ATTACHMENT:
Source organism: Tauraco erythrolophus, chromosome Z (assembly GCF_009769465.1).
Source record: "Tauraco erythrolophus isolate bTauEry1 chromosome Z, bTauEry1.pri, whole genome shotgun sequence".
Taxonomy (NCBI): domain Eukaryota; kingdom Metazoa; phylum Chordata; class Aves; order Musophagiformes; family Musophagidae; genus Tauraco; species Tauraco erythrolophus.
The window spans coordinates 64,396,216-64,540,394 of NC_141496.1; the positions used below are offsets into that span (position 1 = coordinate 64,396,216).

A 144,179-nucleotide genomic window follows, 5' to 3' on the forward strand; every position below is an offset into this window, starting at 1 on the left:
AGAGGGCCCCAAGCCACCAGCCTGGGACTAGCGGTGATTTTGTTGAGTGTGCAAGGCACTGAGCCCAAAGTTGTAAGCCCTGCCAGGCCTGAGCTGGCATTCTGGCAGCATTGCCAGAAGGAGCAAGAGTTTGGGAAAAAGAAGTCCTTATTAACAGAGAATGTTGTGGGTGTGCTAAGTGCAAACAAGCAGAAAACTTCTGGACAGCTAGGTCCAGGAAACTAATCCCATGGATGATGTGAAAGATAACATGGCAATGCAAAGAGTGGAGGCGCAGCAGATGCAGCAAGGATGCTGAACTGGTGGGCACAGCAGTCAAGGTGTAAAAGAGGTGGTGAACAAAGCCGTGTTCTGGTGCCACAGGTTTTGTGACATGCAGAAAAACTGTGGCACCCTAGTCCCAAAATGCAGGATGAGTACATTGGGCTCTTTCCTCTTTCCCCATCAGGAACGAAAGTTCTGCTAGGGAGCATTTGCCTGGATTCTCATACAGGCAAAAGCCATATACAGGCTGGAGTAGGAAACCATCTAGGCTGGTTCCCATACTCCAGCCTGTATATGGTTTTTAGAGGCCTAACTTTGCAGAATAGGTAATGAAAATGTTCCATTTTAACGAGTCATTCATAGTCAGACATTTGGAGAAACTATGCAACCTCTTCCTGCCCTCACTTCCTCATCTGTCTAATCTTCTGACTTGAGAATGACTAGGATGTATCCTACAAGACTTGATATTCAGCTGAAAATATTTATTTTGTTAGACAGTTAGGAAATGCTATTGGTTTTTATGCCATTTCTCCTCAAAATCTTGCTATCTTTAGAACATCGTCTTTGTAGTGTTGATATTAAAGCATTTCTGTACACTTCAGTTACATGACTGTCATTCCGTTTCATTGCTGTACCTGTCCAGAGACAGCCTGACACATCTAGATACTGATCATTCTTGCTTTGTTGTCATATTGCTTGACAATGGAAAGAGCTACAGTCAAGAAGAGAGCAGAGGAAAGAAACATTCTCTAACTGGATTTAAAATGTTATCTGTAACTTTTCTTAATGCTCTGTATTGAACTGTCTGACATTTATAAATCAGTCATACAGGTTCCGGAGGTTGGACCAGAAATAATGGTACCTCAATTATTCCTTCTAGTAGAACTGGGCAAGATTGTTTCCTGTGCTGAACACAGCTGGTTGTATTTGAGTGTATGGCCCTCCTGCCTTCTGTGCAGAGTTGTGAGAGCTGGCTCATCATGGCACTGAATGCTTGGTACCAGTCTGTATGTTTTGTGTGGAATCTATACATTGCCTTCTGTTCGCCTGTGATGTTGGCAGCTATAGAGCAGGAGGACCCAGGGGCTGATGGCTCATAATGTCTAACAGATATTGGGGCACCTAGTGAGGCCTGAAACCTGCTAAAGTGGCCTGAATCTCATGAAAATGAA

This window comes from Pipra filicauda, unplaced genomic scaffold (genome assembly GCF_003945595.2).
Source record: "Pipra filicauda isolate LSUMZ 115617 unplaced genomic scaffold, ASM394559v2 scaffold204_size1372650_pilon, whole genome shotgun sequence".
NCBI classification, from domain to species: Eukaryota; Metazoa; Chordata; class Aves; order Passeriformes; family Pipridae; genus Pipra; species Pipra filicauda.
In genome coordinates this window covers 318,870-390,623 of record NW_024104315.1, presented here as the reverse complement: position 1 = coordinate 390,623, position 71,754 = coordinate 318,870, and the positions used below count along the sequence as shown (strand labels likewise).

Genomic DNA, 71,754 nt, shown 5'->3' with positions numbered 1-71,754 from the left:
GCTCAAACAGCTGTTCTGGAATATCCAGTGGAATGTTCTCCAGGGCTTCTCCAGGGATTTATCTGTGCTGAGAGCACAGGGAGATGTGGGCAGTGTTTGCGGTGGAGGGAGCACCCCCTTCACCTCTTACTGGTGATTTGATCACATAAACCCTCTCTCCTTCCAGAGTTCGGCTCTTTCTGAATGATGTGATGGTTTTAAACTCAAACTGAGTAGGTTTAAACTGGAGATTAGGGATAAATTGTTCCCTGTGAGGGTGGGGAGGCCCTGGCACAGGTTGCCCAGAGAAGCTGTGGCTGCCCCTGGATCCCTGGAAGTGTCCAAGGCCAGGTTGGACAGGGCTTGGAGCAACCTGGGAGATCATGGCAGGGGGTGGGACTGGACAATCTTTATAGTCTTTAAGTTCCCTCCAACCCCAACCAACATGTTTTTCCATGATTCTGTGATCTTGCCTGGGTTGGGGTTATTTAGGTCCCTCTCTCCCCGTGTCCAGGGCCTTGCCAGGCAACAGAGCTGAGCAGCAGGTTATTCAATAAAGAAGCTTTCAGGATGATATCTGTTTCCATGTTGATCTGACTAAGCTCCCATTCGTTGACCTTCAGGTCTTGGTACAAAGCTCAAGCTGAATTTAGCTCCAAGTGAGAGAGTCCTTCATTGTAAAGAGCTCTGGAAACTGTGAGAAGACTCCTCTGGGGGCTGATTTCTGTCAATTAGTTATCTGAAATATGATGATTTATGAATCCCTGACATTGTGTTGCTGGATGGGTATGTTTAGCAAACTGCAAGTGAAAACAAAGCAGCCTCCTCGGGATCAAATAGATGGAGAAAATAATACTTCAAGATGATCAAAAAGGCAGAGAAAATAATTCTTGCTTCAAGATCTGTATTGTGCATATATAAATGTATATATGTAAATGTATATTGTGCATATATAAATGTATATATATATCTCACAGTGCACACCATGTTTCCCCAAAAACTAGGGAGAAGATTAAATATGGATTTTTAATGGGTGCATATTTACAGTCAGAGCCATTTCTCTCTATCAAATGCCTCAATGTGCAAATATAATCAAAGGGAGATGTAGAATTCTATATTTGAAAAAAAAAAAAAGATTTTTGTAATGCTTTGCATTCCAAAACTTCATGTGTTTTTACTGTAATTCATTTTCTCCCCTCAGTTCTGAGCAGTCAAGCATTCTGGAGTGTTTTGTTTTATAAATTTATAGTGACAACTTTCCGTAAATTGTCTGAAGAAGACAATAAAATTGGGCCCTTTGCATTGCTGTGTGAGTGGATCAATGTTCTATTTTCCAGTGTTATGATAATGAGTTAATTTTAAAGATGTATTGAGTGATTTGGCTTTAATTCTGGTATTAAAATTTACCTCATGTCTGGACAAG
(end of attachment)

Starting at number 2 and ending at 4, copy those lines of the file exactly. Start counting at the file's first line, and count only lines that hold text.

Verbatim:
Source record: "Tauraco erythrolophus isolate bTauEry1 chromosome Z, bTauEry1.pri, whole genome shotgun sequence".
Taxonomy (NCBI): domain Eukaryota; kingdom Metazoa; phylum Chordata; class Aves; order Musophagiformes; family Musophagidae; genus Tauraco; species Tauraco erythrolophus.
The window spans coordinates 64,396,216-64,540,394 of NC_141496.1; the positions used below are offsets into that span (position 1 = coordinate 64,396,216).